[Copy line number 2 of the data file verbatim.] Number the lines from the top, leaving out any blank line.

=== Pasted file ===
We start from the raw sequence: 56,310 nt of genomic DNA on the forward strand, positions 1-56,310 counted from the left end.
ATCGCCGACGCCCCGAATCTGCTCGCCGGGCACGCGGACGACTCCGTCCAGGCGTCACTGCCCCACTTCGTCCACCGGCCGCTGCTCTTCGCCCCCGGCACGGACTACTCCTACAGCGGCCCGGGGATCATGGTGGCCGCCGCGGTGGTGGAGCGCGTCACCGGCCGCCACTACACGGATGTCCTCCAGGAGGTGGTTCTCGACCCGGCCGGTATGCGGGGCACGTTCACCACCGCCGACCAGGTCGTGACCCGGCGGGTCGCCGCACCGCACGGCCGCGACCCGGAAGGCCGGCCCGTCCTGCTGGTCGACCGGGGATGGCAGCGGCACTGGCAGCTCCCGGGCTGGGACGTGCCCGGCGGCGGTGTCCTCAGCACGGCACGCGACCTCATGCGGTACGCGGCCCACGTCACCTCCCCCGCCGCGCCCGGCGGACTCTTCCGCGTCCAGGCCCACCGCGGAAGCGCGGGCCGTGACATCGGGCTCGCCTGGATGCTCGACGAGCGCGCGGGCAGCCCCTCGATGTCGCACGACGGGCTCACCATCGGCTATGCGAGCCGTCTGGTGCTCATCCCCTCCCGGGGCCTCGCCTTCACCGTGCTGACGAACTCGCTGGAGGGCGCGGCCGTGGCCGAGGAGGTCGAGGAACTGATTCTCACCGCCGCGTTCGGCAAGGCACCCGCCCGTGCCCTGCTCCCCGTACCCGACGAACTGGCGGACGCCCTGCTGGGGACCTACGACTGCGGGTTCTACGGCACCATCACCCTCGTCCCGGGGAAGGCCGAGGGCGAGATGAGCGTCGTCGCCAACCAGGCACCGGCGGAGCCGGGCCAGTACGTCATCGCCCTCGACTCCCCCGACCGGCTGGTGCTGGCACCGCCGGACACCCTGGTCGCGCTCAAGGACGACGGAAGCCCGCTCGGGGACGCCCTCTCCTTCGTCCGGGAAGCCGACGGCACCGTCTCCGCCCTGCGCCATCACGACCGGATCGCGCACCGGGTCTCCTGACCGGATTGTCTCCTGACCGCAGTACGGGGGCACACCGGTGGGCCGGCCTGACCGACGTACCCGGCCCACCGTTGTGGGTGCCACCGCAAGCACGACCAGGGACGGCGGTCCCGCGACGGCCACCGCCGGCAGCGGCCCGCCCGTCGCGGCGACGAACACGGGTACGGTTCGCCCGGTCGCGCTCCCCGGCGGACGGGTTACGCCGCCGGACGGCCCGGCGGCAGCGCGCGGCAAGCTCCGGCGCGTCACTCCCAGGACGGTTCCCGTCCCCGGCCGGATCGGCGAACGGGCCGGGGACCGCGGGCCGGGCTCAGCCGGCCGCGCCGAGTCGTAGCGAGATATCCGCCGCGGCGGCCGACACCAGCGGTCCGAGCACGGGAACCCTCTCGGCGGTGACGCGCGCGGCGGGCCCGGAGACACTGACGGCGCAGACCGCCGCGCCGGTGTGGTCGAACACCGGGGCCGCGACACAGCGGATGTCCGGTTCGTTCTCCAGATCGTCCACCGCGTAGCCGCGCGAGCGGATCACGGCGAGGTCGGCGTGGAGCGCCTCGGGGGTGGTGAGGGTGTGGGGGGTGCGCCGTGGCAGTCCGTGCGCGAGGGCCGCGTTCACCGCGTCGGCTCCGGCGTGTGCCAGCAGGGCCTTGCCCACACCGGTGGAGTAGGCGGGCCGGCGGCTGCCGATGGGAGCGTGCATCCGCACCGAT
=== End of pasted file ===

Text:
ATCGCCGACGCCCCGAATCTGCTCGCCGGGCACGCGGACGACTCCGTCCAGGCGTCACTGCCCCACTTCGTCCACCGGCCGCTGCTCTTCGCCCCCGGCACGGACTACTCCTACAGCGGCCCGGGGATCATGGTGGCCGCCGCGGTGGTGGAGCGCGTCACCGGCCGCCACTACACGGATGTCCTCCAGGAGGTGGTTCTCGACCCGGCCGGTATGCGGGGCACGTTCACCACCGCCGACCAGGTCGTGACCCGGCGGGTCGCCGCACCGCACGGCCGCGACCCGGAAGGCCGGCCCGTCCTGCTGGTCGACCGGGGATGGCAGCGGCACTGGCAGCTCCCGGGCTGGGACGTGCCCGGCGGCGGTGTCCTCAGCACGGCACGCGACCTCATGCGGTACGCGGCCCACGTCACCTCCCCCGCCGCGCCCGGCGGACTCTTCCGCGTCCAGGCCCACCGCGGAAGCGCGGGCCGTGACATCGGGCTCGCCTGGATGCTCGACGAGCGCGCGGGCAGCCCCTCGATGTCGCACGACGGGCTCACCATCGGCTATGCGAGCCGTCTGGTGCTCATCCCCTCCCGGGGCCTCGCCTTCACCGTGCTGACGAACTCGCTGGAGGGCGCGGCCGTGGCCGAGGAGGTCGAGGAACTGATTCTCACCGCCGCGTTCGGCAAGGCACCCGCCCGTGCCCTGCTCCCCGTACCCGACGAACTGGCGGACGCCCTGCTGGGGACCTACGACTGCGGGTTCTACGGCACCATCACCCTCGTCCCGGGGAAGGCCGAGGGCGAGATGAGCGTCGTCGCCAACCAGGCACCGGCGGAGCCGGGCCAGTACGTCATCGCCCTCGACTCCCCCGACCGGCTGGTGCTGGCACCGCCGGACACCCTGGTCGCGCTCAAGGACGACGGAAGCCCGCTCGGGGACGCCCTCTCCTTCGTCCGGGAAGCCGACGGCACCGTCTCCGCCCTGCGCCATCACGACCGGATCGCGCACCGGGTCTCCTGACCGGATTGTCTCCTGACCGCAGTACGGGGGCACACCGGTGGGCCGGCCTGACCGACGTACCCGGCCCACCGTTGTGGGTGCCACCGCAAGCACGACCAGGGACGGCGGTCCCGCGACGGCCACCGCCGGCAGCGGCCCGCCCGTCGCGGCGACGAACACGGGTACGGTTCGCCCGGTCGCGCTCCCCGGCGGACGGGTTACGCCGCCGGACGGCCCGGCGGCAGCGCGCGGCAAGCTCCGGCGCGTCACTCCCAGGACGGTTCCCGTCCCCGGCCGGATCGGCGAACGGGCCGGGGACCGCGGGCCGGGCTCAGCCGGCCGCGCCGAGTCGTAGCGAGATATCCGCCGCGGCGGCCGACACCAGCGGTCCGAGCACGGGAACCCTCTCGGCGGTGACGCGCGCGGCGGGCCCGGAGACACTGACGGCGCAGACCGCCGCGCCGGTGTGGTCGAACACCGGGGCCGCGACACAGCGGATGTCCGGTTCGTTCTCCAGATCGTCCACCGCGTAGCCGCGCGAGCGGATCACGGCGAGGTCGGCGTGGAGCGCCTCGGGGGTGGTGAGGGTGTGGGGGGTGCGCCGTGGCAGTCCGTGCGCGAGGGCCGCGTTCACCGCGTCGGCTCCGGCGTGTGCCAGCAGGGCCTTGCCCACACCGGTGGAGTAGGCGGGCCGGCGGCTGCCGATGGGAGCGTGCATCCGCACCGAT